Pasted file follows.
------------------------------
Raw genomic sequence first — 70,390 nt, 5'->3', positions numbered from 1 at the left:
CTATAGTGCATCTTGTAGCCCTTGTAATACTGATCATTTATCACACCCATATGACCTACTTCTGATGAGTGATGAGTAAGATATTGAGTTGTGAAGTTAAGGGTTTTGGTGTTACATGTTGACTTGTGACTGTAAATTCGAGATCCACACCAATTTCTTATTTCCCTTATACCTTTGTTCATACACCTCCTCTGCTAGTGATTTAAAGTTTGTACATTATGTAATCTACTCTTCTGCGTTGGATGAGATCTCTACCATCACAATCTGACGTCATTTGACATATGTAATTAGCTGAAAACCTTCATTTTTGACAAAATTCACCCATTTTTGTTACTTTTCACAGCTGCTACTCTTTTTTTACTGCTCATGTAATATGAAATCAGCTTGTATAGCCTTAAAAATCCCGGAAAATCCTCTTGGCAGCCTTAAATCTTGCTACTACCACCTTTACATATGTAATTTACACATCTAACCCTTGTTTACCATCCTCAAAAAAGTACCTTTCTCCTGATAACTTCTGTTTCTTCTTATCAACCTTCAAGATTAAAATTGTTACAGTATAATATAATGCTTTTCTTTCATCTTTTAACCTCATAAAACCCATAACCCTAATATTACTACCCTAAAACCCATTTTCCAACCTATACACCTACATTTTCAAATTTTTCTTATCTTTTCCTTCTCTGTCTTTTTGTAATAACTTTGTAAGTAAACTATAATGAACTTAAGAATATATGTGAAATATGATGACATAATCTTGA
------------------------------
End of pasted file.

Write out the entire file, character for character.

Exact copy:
Raw genomic sequence first — 70,390 nt, 5'->3', positions numbered from 1 at the left:
CTATAGTGCATCTTGTAGCCCTTGTAATACTGATCATTTATCACACCCATATGACCTACTTCTGATGAGTGATGAGTAAGATATTGAGTTGTGAAGTTAAGGGTTTTGGTGTTACATGTTGACTTGTGACTGTAAATTCGAGATCCACACCAATTTCTTATTTCCCTTATACCTTTGTTCATACACCTCCTCTGCTAGTGATTTAAAGTTTGTACATTATGTAATCTACTCTTCTGCGTTGGATGAGATCTCTACCATCACAATCTGACGTCATTTGACATATGTAATTAGCTGAAAACCTTCATTTTTGACAAAATTCACCCATTTTTGTTACTTTTCACAGCTGCTACTCTTTTTTTACTGCTCATGTAATATGAAATCAGCTTGTATAGCCTTAAAAATCCCGGAAAATCCTCTTGGCAGCCTTAAATCTTGCTACTACCACCTTTACATATGTAATTTACACATCTAACCCTTGTTTACCATCCTCAAAAAAGTACCTTTCTCCTGATAACTTCTGTTTCTTCTTATCAACCTTCAAGATTAAAATTGTTACAGTATAATATAATGCTTTTCTTTCATCTTTTAACCTCATAAAACCCATAACCCTAATATTACTACCCTAAAACCCATTTTCCAACCTATACACCTACATTTTCAAATTTTTCTTATCTTTTCCTTCTCTGTCTTTTTGTAATAACTTTGTAAGTAAACTATAATGAACTTAAGAATATATGTGAAATATGATGACATAATCTTGA